Hope you enjoy it!

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Welcome, Apple home server, Windows 7!

Yummy new products from Apple and Microsoft this week!

Windows 7‘s launch today brings new life to PCs. Upgrading from that old XP box to a new Windows 7 box? Don’t throw the old out! Install Amahi and make Windows 7 come alive!

Windows 7 works quite well with Amahi, we will show you how soon.

How about the new Mac Mini Server, eh? Nice!mac-mini-server

Wwwwwait!? It starts at $1000? And you have to administer Leopard server?

Hmmm … these days you can get a lot of hardware for that money. And of course, we install Amahi on it :)

Amahi has been around for a long time, works on even your old hardware, and serves your current Mac just as well as the new Mac Mini Server!

One click installs of over 100 web applications, the proven stability of the Linux kernel, built in remote access through VPN on even a non-dedicated IP, and a fraction of the cost.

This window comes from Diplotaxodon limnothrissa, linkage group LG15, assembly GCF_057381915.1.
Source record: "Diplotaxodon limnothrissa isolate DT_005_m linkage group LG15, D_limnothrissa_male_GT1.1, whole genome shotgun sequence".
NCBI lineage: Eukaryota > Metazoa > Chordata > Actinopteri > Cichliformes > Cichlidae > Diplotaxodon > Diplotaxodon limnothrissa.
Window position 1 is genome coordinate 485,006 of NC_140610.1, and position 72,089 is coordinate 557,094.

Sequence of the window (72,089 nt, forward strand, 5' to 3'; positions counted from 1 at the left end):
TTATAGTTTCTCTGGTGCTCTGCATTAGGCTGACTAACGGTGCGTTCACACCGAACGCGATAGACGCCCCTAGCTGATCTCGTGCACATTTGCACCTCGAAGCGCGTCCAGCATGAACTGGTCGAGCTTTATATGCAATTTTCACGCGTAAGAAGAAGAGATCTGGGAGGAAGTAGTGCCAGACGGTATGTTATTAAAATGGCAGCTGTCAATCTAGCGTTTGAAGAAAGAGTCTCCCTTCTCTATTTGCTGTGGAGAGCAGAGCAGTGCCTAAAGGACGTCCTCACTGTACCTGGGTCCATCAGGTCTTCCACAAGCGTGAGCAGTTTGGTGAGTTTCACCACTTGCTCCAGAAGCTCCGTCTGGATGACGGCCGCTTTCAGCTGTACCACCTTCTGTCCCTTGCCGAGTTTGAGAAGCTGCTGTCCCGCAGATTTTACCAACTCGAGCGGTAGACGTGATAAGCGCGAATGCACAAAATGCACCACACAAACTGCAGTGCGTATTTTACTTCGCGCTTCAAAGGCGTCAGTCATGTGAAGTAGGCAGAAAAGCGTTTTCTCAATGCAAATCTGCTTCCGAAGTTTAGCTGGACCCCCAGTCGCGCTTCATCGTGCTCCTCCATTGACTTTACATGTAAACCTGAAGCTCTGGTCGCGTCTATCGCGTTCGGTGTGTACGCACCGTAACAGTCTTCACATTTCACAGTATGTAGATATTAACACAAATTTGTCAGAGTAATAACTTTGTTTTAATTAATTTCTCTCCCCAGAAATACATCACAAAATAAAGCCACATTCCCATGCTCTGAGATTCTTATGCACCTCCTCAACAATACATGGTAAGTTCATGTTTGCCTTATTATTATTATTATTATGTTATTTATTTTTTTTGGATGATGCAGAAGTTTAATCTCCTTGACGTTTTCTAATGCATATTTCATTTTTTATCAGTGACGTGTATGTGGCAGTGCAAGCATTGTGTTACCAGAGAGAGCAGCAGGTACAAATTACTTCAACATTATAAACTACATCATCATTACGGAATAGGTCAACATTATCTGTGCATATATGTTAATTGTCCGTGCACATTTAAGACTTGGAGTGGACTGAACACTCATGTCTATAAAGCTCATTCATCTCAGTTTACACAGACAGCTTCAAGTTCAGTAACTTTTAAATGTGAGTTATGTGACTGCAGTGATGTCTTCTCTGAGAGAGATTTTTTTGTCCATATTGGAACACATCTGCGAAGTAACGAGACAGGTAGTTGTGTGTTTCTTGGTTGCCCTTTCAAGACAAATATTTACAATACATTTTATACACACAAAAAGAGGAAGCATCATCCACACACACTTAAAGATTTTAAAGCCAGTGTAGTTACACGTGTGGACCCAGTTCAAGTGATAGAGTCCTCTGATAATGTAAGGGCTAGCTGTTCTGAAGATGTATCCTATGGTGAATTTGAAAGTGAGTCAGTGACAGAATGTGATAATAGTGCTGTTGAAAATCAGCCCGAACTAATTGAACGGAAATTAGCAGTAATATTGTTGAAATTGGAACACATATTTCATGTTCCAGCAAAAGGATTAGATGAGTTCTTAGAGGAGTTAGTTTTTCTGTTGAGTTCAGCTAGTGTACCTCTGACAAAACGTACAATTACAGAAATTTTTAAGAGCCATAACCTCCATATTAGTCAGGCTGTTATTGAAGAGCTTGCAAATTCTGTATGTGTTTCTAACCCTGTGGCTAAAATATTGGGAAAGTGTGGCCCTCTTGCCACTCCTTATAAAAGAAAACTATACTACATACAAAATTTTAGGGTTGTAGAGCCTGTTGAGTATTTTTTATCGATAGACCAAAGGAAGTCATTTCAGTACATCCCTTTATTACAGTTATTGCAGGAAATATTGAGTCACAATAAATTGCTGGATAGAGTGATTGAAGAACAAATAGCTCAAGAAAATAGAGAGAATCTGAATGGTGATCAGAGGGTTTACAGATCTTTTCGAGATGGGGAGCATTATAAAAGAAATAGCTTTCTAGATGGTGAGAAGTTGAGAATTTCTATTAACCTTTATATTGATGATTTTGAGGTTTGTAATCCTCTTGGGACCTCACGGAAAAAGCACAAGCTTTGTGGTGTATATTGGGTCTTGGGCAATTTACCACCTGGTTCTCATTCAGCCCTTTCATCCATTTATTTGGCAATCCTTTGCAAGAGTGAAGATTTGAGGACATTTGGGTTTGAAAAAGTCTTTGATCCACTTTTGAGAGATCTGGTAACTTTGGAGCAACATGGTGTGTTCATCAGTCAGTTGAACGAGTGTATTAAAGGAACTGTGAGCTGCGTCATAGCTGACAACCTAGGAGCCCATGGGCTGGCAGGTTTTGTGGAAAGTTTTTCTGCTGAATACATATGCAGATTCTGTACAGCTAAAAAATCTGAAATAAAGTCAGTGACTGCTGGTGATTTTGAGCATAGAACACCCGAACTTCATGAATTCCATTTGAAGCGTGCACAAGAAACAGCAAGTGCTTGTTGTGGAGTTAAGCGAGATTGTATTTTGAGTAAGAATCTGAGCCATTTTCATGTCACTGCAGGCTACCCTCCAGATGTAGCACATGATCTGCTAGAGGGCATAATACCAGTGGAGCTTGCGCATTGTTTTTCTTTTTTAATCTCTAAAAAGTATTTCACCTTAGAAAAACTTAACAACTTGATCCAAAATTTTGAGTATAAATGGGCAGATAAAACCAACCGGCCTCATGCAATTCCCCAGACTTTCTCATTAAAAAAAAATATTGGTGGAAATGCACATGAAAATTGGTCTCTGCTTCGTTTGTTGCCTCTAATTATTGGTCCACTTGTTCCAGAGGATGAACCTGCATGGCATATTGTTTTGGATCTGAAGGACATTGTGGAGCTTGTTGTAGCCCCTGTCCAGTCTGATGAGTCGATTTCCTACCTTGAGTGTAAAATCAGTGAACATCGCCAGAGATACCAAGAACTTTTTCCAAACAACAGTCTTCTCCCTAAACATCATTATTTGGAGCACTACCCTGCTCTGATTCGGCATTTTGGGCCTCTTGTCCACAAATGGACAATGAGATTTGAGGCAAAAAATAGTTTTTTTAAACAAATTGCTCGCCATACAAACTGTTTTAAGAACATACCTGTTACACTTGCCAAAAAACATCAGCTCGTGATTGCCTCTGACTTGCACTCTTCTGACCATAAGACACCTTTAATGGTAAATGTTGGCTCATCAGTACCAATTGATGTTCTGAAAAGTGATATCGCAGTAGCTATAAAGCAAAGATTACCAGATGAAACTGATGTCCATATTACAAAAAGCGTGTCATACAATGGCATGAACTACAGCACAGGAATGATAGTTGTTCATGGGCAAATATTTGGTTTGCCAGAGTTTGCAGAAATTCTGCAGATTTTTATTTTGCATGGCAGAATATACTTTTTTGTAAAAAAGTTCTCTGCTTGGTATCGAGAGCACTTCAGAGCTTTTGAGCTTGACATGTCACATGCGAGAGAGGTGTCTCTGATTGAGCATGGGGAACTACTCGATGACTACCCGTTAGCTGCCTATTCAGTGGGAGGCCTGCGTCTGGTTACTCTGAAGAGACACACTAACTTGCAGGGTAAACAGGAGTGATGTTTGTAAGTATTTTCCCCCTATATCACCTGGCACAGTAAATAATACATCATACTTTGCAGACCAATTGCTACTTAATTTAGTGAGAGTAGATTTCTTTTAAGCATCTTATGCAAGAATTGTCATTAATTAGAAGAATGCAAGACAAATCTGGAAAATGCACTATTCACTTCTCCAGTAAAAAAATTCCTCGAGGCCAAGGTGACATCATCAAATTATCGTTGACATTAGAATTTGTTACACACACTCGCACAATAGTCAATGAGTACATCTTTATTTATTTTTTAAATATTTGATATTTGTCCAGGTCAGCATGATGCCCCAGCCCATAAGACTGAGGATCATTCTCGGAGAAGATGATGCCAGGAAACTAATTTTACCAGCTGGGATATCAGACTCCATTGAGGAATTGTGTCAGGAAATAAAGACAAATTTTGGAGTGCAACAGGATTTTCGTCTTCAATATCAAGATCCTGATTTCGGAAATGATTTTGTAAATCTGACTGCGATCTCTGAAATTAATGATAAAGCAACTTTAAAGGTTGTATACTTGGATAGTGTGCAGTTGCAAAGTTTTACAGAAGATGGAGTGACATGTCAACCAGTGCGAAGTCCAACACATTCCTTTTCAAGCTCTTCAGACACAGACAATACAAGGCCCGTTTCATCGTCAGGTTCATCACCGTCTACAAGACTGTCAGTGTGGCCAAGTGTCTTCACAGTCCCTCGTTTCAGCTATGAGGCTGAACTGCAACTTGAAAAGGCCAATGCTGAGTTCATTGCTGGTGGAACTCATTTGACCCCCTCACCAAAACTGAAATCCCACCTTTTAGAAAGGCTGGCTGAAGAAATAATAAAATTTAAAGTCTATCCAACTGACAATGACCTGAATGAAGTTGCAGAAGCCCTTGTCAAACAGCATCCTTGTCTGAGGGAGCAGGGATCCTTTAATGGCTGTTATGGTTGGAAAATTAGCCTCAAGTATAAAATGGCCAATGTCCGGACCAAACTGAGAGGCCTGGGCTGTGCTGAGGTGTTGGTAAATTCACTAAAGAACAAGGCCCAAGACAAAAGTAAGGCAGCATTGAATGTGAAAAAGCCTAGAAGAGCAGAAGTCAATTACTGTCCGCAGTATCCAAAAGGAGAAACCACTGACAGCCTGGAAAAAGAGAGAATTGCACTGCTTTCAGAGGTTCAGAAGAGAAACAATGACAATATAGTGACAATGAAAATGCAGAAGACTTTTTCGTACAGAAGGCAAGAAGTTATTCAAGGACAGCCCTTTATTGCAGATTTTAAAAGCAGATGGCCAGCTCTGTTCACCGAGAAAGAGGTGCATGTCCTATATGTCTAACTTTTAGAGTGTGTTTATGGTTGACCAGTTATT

The Mac server gives you file sharing, Instant Messaging, an Address Book, email, a calendar and a webserver. Are these one-click apps? Where is the media server? A backup utility? Where is the DVD drive?

Let’s check Amahi and the under the hood:

  • One click installs of over 100 top notch web applications
  • Modern PCs/Macs/Linux PCs capture TV to your computer — store it on an Amahi server and stream it to your whole house
  • Stream your music files from Amahi to any PC/Mac/Linux box on your network
  • Backup your files from any home computer to Amahi, reliably
  • VPN (for Mac, Windows and Linux!) and Dynamic DNS, included in every install, make your Amahi box available from anywhere in the World. Stay in touch with people at home
  • Amahi reinvigorates your old hardware. Windows 7 too big for your old machine? Don’t give it to the kids! Install Amahi and bring the whole house together
  • The Mac Mini Server starts at $1000. With Amahi you can get the same power for half the cost or twice the power for the same cost.
  • Need help? Want an answer right now? The forums and the IRC chat rooms are available when tech support is busy.
  • Want a household wiki? Private wikis are immediately available as soon as Amahi is up and running!
  • Constant development of Amahi and the plugin apps. Want to see something?

Send us a suggestion! We develop based on what you want in a server, not what market surveys say :)

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Amahi reviews: the good, the bad and the ugly!

The last few months have been an interesting time for Amahi.